Rep. Adam Hattersley is raising funds for his campaign for Florida’s 15th Congressional District off of ongoing protests seeking justice for George Floyd and an end to police brutality and systemic racism.
In an email to supporters Thursday, Hattersley expressed consternation over last week’s tragic killing in which Floyd was killed by a police officer restraining him with his knee placed over his neck.
“This past week has been heartbreaking. It has felt like the country that I, and so many others have fought for, is reaching a breaking point, and that there is no relief from violence in sight,” Hattersley wrote.
The email includes a link to contribute to his campaign.
“Can we count on you to contribute a few dollars to Adam’s campaign?” the email reads above a “contribute” link.
Hattersley, during a candidate debate at Tampa Tiger Bay Friday, apologized for including the contribution link and said it shouldn’t be there.
While Hattersley’s email is pointed in its criticism of police violence, it’s in stark contrast to one his opponent in the Democratic primary, Alan Cohn, sent Wednesday to its 60,000 subscribers also asking for donations, but not to the campaign, to organizations supporting protesters.
“If you can, please consider making a donation to this collection of organizations fighting against racism and police brutality,” the email read, linking to a donation page where donation are split evenly between 13 different organizations.
Those include the Black Lives Matter Global Network, Global Bail Out, Know Your Rights Camp, Black Voters Matter Fund, BYP1000, NAACP Legal Defense and Education Fund, The National Police Accountability Project, Color of Change Education Fund, Unicorn Riot, Campaign Zero, Advancement Project, Higher Heights for America and Fair Fight Action.
Cohn wrote that “tangible action” is needed to address the “systematic violence against black lives.”
“This is why I stand with Ayanna Pressley and am proud to endorse her resolution on police brutality,” he wrote, listing four direct actions he supports.
The actions include improving oversight and independent investigations against offending officers, Department of Justice oversight of racial profiling, police brutality, violence and civil rights violations, civilian review boards and “sound and unbiased law enforcement policies.”
Both candidates marched with protesters in the days following Floyd’s death and both shared genuine discontentment with a broken system that endangers black and brown lives.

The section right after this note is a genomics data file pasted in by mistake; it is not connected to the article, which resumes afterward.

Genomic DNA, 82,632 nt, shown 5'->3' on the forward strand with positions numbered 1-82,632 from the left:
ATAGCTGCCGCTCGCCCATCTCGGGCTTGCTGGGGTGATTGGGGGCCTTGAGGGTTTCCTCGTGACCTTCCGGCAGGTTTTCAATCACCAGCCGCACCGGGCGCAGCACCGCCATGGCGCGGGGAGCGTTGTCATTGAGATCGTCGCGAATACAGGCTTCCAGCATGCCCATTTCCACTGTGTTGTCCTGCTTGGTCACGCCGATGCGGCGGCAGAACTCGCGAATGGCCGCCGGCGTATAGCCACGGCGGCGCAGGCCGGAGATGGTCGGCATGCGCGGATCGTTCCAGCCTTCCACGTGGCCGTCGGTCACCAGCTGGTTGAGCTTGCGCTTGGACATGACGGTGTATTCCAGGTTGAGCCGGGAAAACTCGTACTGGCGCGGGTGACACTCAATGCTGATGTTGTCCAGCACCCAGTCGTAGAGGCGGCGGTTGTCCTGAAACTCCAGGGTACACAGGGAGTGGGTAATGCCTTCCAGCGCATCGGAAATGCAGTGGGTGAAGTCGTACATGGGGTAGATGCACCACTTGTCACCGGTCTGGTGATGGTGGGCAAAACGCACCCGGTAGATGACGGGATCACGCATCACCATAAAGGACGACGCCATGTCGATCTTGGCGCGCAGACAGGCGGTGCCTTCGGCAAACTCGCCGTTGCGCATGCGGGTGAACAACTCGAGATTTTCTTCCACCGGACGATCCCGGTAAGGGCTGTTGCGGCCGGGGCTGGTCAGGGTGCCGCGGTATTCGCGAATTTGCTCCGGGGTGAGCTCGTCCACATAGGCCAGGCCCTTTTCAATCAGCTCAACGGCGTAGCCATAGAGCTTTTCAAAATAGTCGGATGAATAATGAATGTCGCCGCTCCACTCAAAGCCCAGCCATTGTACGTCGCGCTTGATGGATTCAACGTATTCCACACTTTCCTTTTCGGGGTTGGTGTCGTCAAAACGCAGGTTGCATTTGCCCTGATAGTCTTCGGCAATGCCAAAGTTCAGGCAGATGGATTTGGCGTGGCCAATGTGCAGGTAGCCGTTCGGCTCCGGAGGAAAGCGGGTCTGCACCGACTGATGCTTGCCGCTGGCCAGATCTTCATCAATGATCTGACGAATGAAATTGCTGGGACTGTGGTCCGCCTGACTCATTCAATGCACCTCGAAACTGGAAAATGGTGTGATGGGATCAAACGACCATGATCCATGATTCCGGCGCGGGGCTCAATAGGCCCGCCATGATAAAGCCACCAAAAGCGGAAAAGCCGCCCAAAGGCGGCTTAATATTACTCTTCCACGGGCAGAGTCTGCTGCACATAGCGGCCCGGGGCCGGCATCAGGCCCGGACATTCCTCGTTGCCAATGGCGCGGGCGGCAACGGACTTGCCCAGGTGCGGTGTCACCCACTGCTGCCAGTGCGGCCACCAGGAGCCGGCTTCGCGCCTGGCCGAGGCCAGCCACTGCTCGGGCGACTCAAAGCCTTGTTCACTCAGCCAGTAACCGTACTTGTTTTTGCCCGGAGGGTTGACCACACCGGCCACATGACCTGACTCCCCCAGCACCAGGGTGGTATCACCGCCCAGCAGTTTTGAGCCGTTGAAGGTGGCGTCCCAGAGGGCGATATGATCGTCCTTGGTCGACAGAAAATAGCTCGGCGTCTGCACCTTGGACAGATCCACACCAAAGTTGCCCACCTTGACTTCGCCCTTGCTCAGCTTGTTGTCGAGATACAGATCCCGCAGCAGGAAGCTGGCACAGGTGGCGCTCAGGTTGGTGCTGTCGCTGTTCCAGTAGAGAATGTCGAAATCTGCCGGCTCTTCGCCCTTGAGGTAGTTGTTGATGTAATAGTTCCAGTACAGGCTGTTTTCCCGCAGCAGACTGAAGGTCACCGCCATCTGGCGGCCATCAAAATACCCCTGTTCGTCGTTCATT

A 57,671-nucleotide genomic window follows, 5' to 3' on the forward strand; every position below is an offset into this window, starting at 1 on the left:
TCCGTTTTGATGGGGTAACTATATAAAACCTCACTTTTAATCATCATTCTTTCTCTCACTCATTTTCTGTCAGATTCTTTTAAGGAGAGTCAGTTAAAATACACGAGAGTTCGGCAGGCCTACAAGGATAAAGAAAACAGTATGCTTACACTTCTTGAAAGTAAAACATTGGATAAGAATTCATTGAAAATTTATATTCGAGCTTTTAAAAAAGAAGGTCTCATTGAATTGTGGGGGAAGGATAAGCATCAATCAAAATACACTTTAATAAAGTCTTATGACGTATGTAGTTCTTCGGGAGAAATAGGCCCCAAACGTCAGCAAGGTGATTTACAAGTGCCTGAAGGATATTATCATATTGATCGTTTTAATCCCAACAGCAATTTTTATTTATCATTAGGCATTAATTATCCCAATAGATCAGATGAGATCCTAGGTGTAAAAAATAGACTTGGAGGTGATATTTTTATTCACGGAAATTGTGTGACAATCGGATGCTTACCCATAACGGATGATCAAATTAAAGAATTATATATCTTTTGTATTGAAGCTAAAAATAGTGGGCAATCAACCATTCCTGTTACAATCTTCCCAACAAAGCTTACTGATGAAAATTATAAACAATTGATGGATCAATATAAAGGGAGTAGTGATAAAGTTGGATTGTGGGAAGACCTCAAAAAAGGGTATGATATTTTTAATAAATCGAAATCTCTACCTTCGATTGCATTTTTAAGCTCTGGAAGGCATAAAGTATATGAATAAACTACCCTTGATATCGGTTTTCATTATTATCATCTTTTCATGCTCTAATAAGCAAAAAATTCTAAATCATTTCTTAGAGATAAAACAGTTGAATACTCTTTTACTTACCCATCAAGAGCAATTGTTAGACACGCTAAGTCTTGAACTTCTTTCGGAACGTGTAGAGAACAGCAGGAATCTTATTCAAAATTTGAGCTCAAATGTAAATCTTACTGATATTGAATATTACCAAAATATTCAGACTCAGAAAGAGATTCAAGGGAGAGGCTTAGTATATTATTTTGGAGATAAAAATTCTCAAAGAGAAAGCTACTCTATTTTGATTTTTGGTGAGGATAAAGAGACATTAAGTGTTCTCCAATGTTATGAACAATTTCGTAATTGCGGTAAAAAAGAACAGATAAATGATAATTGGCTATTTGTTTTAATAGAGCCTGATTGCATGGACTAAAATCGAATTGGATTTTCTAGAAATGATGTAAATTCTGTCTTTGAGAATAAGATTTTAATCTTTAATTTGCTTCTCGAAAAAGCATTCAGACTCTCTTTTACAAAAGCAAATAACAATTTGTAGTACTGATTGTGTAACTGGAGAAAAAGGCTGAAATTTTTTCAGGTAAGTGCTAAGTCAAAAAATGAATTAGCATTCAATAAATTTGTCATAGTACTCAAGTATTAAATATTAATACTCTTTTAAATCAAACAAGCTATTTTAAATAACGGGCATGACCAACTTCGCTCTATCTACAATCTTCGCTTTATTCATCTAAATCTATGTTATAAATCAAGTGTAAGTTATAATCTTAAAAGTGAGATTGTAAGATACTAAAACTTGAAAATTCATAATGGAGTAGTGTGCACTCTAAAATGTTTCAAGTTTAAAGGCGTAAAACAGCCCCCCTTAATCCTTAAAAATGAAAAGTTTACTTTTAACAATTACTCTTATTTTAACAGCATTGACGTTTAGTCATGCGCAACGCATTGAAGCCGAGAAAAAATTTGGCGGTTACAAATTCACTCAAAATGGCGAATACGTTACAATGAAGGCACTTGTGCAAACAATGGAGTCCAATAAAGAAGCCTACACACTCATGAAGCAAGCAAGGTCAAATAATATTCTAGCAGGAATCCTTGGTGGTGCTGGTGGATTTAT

“This weekend I joined thousands of peaceful protesters in Lakeland to stand behind our black community. The epidemic of violence in this country against black and brown Americans is a systemic problem rooted in centuries of racism, discrimination, hatred and bigotry that must be addressed and rooted out in every corner of our nation,” Hattersley wrote.
But where Hattersley continued to call for new leadership, Cohn ended his email with praise for those who are leading protests.
“I want to be able to imagine a future without injustice. And seeing the dedication of extraordinary grassroots organizers fighting police brutality, I am beginning to see the light at the end of the tunnel,” he wrote.
He concluded with “all lives can’t matter until Black Lives Matter.”
No where in Hattersley’s email did he use the phrase “Black Lives Matter.” Cohn’s email subject line led with it, while Hattersley used “change is overdue.”
The Black Lives Matter nomer has been a divisive stance, particularly on the right and, to an extent, in the middle of the partisan spectrum. Hattersley’s omission isn’t necessarily a sign that he doesn’t support the movement, but suggests he might be trying to avoid potential future criticism in a general election in which he’d be vying for support from more than just Democrats in order to unseat an incumbent.
Thursday, Hattersley said he’s always supported Black Lives Matter.
“I have repeatedly said black lives matter. ‘I’m saying it again now. Black lives matter.”
The winner of the Democratic primary will take on incumbent Republican Ross Spano who will no doubt weaponize support for Black Lives Matter as a tie to lawlessness and looting that has been seen in some cases after otherwise peaceful protests, actions peaceful protesters condemn.
A third Democrat, attorney Jesse Philipe, is also running.
Philipe, the only black candidate in the race, also marched with protesters following Floyd’s death.